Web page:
By Michael E. Miller
By Ryan Yousefi
By Kyle Munzenrieder
By Sabrina Rodriguez
By Michael E. Miller
By Carlos Suarez De Jesus
By Luther Campbell
By Kyle Munzenrieder
No one passes through Biscayne Park on their way to another destination. Shaped like an isosceles triangle, the placid village just north of Miami Shores is hemmed in by the Biscayne Canal on the west and FEC railroad tracks on the east. It can be hard to find even if you're looking for it. Most people don't. But for the few outsiders who do wander into the tiny municipality, city fathers have posted a welcome sign on the main drag, Griffing Boulevard. It reads: "Don't even think about speeding."
The sign is funny, sort of, until you see the kids playing alongside the road, and the adults out for a stroll, and the families gathered in one of seventeen city parks. When you see all that, then you realize a car going 50, or even 40, miles per hour would be dramatically out of place under the leafy bowers of Biscayne Park. Or until you see the police cars parked on corners and realize that being out of place could earn you a quick ticket.
The Village of Biscayne Park has been incorporated since 1933. North Miami and Miami Shores have grown up around it, but urban development never managed to invade the Park, as the place is known to residents. With the exception of an Episcopal church, a recreation center, and the 1934 log-cabin building that houses municipal offices and the police department, the village is entirely residential, filled with midsize homes built in various styles. Grand old trees shade sizable yards, and the broad grassy medians are lined with oaks. Over the years, the town has taken on the somnolent character of a well-lived-in home. Even the sunshine seems drowsy as it wafts down through the fronds and branches of the Park's ubiquitous green canopy.
Some 3500 people live here, about the same as the number of students enrolled at North Miami Senior High School. Most of the residents are Anglo or Hispanic, and most households are comfortably middle- and upper-middle-class.
Park inhabitants take pride in their village, and most precede any statement about the place with a declaration of residence, as in: "I've lived in the Park for 35 years and I've never seen it so good/bad/indifferent." People here also keep a close eye on their elected officials (four village commissioners and a mayor), and word of any perceived malfeasance travels fast. Never was this more in evidence than last year, when a group of residents began to question the incumbent commission and mayor. The rumor mill kicked into gear and in an election this past December, the mayor and two commissioners were ousted.
Roy McDade, a Park resident of 30 years, got things rolling in late summer of 2003 with the creation of the Village of Biscayne Park Homeowners Committee. McDade, an intense, 59-year-old mortgage broker, has drawn a laserlike bead on the Park's diminutive government (35 full-time employees and roughly 25 part-timers). In McDade's opinion, village officials are irresponsible, maybe incompetent, and maybe worse.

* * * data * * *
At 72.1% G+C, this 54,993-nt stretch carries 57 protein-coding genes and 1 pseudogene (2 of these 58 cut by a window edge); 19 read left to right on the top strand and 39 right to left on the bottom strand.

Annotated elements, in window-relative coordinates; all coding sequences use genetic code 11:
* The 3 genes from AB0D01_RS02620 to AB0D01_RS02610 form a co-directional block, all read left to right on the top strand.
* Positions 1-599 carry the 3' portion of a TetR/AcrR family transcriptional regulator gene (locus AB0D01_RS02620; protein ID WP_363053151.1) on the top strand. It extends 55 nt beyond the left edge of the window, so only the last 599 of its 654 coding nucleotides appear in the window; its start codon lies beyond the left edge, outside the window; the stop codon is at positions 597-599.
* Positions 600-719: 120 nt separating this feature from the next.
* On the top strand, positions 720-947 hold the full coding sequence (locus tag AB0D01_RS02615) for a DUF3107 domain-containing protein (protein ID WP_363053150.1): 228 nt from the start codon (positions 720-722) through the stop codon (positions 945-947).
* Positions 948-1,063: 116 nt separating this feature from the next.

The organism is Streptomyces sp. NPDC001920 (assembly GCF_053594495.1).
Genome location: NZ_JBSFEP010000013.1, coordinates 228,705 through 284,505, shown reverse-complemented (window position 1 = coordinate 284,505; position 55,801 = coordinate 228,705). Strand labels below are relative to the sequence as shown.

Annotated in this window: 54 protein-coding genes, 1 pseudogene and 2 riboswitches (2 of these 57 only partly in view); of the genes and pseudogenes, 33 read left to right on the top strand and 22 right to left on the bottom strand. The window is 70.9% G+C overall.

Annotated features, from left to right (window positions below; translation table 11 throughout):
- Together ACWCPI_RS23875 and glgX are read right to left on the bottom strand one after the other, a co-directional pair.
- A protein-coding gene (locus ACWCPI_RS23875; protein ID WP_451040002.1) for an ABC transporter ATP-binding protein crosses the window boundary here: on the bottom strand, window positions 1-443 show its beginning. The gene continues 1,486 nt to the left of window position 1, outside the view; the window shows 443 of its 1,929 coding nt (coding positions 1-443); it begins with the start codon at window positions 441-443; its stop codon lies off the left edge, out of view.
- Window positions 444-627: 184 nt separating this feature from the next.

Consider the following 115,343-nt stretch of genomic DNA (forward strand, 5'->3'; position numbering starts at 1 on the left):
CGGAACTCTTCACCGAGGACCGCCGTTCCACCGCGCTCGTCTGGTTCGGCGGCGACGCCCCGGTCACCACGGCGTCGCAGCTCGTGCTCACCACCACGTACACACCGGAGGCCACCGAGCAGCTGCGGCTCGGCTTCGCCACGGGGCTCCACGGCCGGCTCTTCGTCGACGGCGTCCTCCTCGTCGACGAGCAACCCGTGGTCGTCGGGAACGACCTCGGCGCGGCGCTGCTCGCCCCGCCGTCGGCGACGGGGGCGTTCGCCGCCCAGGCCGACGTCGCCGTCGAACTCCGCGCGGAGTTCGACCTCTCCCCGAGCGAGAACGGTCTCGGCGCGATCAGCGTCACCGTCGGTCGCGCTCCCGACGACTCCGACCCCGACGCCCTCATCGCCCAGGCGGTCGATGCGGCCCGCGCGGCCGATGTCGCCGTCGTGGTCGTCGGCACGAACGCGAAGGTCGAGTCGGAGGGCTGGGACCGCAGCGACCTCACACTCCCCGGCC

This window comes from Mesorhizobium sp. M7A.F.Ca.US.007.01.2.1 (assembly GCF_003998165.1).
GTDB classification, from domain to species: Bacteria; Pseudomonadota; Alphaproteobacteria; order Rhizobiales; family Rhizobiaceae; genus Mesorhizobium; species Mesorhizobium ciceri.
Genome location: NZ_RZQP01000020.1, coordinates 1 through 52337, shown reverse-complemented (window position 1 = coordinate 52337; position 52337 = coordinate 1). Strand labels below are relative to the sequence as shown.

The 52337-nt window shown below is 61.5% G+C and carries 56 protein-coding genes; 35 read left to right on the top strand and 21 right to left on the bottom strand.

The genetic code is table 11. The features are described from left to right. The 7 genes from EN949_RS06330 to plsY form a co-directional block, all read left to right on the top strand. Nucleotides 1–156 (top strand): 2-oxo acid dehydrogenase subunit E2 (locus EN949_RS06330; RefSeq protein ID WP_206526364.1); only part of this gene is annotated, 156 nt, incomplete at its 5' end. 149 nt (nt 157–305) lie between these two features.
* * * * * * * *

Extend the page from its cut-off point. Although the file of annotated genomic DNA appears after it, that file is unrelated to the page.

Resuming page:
Prior to the December election, McDade and the other Homeowners Committee organizers passed out flyers detailing their gripes with the village commission. They pointed to increased government budgets, and what they believed was a lack of fiscal responsibility and general unresponsiveness to the public. An estimated 150 people showed up for their first Homeowners Committee meeting.
The committee decided to back a slate of three candidates to challenge commission incumbents. Their platform: change in the village's government generally, and specifically, removal of two village officials -- police Chief Ronald Gotlin and code-enforcement officer Sira Ramos. The committee also created a Website (www.bphomeowners.com) where village residents could kvetch on message boards. Before long the site was filled with contradictory complaints about the police department (either too much police presence or too little) and a flood of critical comments about Ramos.
Apparently some residents felt that Ramos was selective in the way she enforced city codes. Others said she had a bad attitude and was combative with residents. Gotlin, a square-jawed, twenty-year veteran of Biscayne Park's police force, was on the receiving end of the committee's criticism because, according to McDade, the police were deficient in making their presence felt in the community. (The department employs ten full-time officers and another twenty-two part-time support personnel.) McDade also criticizes Gotlin's $72,000 salary.
Gotlin says he's familiar with political skirmishing but doesn't know how he ended up being a target of what he calls a personal smear campaign. He says he was the subject of several McDade tirades at commission meetings, especially after an incident in 2000 when McDade allegedly pulled out a handgun as a neighbor's Rottweiler ran toward him, his wife, and their two dogs. No charges were filed, but Chief Gotlin warned McDade not to display his weapon "in the absence of a credible threat." Otherwise he'd be charged with reckless display of a firearm. McDade claims he never had a gun and that his motivation for advocating change in Biscayne Park, including Chief Gotlin's termination, has everything to do with the good of the community and nothing to do with personal vendettas.
Park resident Steve Bernard (fifteen years) may be neutral in the battle between McDade and Gotlin, but he understands how something like that could erupt. "I think it's such a small town that when any issue comes up, people get really excited about it," he says. "And say what you will about the Homeowners Committee -- I don't agree with a lot of what they say -- but they've really gotten people involved."